You have to take care of yourself, too

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By Jamie Migdal, CEO of FetchFind

The tragic suicide of Dr. Sophia Yin in 2014 brought the issue of compassion fatigue to the front and center of the animal-related professional and volunteer communities. When I ran a suburban shelter in the early 90s, it was not uncommon to have both volunteers and employees suddenly drop out of sight for extended periods of time. Nobody really talked about it back then, but everyone who worked there knew about that breaking point, and we all did our best to support and encourage people to take care of themselves.

Now, of course, it’s much easier to have a discussion about compassion fatigue in the animal care community. But that increased openness often doesn’t benefit the many advocates and professionals who feel the weight of all of those innocent lives on their shoulders and are compelled to work far beyond the boundaries of their own emotional and physical well-being.

If you work with animals, you should get into the habit of checking in with yourself to see if you’re feeling any of the symptoms of compassion fatigue (also known as “secondary traumatic stress disorder”, or STSD), including apathy, poor self-care, repressed emotions, isolation, substance abuse, nightmares, and difficulty concentrating. If you are a business owner or supervisor, be on the lookout for absenteeism, lack of teamwork, increased aggression, and high levels of negativity. (You can see a more comprehensive list of symptoms on the Compassion Fatigue Awareness Project website.)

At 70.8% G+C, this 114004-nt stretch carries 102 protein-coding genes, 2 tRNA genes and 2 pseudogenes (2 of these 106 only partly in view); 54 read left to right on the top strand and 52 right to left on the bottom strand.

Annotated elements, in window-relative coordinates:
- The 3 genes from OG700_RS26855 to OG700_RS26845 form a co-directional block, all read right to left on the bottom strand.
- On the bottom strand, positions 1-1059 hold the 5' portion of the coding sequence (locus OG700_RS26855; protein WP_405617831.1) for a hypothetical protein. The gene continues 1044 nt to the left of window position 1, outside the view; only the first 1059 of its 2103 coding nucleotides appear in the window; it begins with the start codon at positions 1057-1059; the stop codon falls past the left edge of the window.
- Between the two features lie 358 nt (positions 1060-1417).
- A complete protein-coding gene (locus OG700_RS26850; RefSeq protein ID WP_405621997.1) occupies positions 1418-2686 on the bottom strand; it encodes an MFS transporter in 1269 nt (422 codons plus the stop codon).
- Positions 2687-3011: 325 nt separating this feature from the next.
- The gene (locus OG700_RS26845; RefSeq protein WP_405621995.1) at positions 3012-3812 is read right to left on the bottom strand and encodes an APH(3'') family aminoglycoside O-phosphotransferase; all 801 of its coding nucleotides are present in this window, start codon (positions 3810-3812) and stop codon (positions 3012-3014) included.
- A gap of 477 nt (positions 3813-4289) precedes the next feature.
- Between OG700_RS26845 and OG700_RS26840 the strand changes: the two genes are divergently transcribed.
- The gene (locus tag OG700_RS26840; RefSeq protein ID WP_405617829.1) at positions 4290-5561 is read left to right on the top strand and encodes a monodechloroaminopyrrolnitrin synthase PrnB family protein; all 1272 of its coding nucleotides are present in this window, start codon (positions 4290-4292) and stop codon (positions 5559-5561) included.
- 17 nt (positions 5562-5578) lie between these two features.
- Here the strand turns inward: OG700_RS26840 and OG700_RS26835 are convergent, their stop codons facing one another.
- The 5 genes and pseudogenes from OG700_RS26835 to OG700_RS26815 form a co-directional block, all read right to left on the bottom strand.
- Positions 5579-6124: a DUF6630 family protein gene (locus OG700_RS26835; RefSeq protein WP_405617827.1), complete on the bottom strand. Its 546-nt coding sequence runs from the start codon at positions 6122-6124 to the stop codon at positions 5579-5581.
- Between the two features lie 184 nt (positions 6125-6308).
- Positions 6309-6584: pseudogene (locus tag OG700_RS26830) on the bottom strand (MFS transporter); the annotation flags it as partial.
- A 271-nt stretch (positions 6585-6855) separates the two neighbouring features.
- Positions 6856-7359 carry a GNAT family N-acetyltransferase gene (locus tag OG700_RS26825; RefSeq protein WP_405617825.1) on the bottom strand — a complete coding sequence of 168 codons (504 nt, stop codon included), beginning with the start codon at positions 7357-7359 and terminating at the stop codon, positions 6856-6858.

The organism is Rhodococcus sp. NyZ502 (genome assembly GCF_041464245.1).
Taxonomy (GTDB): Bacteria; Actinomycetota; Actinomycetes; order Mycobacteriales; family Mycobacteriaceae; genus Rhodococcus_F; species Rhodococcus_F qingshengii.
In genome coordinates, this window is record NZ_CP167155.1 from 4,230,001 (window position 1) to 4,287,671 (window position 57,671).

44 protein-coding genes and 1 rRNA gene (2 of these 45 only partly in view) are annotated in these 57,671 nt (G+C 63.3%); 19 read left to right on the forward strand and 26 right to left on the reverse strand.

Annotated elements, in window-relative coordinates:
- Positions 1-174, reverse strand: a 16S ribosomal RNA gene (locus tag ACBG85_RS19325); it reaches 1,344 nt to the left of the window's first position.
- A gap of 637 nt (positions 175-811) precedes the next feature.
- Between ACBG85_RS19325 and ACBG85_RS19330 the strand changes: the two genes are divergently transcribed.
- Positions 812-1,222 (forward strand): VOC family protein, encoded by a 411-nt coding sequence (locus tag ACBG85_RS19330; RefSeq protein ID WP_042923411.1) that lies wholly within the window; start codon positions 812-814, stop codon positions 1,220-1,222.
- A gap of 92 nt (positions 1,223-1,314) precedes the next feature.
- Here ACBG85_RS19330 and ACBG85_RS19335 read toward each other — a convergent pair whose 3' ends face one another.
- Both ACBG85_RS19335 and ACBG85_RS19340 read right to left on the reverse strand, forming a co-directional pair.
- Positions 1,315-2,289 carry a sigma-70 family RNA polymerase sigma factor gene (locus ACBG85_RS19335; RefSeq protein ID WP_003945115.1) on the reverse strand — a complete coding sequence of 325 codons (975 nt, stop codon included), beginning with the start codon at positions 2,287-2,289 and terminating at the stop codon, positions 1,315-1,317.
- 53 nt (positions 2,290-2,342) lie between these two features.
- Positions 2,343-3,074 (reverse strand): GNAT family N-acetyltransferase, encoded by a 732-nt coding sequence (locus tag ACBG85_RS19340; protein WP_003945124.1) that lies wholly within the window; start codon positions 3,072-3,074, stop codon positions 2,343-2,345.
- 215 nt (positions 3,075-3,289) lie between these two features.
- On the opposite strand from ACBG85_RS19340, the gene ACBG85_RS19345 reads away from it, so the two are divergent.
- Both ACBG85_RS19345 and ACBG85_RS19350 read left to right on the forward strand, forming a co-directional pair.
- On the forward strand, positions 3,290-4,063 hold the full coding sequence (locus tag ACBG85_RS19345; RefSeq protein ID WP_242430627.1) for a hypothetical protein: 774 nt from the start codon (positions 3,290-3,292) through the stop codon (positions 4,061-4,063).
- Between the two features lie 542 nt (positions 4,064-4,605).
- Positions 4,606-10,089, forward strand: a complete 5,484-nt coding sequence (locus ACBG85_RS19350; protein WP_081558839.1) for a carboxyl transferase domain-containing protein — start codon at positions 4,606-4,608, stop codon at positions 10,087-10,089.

Self-compassion is imperative. As Jessica Dolce says, “We need to be well to do good,” and it’s important to give yourself permission to take a break when you need it. Subscribe to a meditation program or follow guided meditations and exercises to help keep yourself on a more even keel on a day-to-day basis.

If you feel like you are spiraling out of control in spite of regular self-caretaking practices, PLEASE SEEK PROFESSIONAL HELP!

If you don’t have a regular therapist or counselor, call the University of Tennessee-Knoxville veterinary social work helpline at 865-755-8839 Monday through Friday 10am-5pm eastern time, and they can help connect you to resources in your area. You may also email them at vetsocialwork@utk.edu.

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